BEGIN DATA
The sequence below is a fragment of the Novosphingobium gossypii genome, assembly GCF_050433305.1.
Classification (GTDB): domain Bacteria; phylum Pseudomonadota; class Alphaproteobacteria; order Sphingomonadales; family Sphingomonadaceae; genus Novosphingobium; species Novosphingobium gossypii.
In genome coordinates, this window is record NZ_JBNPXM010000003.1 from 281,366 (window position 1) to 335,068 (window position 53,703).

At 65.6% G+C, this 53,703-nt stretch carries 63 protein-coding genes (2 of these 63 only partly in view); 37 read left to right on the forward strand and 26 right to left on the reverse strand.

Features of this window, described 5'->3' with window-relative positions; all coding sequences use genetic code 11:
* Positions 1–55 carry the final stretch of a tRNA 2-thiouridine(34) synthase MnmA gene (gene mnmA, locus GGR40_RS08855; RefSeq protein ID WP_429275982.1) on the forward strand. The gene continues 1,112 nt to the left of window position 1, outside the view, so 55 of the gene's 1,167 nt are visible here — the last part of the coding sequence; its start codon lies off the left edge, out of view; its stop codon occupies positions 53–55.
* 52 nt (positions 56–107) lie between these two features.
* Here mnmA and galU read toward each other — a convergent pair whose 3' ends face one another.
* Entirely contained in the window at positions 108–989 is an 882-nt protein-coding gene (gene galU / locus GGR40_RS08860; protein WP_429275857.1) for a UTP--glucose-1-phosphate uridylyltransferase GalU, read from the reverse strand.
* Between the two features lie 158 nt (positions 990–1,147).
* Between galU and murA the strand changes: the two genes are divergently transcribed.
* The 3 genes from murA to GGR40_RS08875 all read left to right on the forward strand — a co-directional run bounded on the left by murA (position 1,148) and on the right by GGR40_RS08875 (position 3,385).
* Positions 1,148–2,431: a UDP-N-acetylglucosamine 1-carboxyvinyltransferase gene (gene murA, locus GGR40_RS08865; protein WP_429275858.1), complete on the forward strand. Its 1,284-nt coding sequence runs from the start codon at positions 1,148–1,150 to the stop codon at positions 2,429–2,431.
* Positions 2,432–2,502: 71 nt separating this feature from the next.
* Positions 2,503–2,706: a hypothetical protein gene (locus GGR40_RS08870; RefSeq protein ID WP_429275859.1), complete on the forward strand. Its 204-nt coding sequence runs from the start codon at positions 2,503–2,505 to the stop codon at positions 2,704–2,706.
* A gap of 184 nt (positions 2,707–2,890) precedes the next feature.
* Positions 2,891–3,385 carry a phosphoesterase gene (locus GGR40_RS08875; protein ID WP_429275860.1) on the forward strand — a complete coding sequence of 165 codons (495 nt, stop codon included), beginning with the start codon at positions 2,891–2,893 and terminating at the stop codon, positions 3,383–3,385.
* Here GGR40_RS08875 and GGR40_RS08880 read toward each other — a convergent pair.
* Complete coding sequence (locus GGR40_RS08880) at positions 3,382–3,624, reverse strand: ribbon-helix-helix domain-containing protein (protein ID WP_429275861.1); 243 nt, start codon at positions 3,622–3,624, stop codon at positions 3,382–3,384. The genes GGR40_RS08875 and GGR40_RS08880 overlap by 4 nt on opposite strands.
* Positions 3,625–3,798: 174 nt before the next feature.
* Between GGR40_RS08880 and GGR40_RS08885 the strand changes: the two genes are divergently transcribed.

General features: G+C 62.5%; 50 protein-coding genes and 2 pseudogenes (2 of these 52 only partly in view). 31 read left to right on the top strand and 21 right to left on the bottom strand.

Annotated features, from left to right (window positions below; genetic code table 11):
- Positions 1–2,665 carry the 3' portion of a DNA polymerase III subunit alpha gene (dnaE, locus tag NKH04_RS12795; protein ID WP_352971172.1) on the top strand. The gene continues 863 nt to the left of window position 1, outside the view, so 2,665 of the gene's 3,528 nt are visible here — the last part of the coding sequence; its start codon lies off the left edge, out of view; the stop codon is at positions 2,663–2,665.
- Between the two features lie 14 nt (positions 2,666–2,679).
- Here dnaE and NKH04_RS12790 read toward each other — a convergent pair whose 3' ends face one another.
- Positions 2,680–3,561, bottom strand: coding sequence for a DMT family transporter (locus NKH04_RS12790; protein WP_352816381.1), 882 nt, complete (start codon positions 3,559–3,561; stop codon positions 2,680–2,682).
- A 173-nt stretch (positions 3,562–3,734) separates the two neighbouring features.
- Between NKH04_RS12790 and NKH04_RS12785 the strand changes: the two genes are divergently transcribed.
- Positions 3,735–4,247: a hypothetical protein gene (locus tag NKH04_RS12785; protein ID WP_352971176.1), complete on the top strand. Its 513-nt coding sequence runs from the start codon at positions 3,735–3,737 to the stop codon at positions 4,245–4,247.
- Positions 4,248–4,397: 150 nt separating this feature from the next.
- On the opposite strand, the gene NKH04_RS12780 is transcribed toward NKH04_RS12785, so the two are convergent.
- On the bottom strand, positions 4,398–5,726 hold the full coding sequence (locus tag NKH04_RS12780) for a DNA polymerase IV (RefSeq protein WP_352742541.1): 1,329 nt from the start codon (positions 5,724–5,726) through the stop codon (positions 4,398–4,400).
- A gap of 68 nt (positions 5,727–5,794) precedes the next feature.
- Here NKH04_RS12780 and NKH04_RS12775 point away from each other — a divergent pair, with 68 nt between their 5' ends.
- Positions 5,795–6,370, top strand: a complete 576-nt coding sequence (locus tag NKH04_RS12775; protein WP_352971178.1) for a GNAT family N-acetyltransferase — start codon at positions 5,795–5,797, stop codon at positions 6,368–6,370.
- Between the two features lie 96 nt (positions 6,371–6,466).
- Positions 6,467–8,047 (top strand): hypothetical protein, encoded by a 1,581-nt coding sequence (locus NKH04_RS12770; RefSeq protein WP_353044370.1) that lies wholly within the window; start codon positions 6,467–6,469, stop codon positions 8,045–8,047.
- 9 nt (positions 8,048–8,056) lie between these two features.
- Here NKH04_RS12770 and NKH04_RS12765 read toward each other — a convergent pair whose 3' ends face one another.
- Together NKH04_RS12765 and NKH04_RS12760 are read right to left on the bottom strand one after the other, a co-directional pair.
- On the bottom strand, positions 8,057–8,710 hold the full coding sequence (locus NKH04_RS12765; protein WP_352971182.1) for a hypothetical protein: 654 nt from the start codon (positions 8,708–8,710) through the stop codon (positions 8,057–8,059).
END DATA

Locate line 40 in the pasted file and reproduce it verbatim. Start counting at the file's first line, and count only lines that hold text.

- Here NKH04_RS12770 and NKH04_RS12765 read toward each other — a convergent pair whose 3' ends face one another.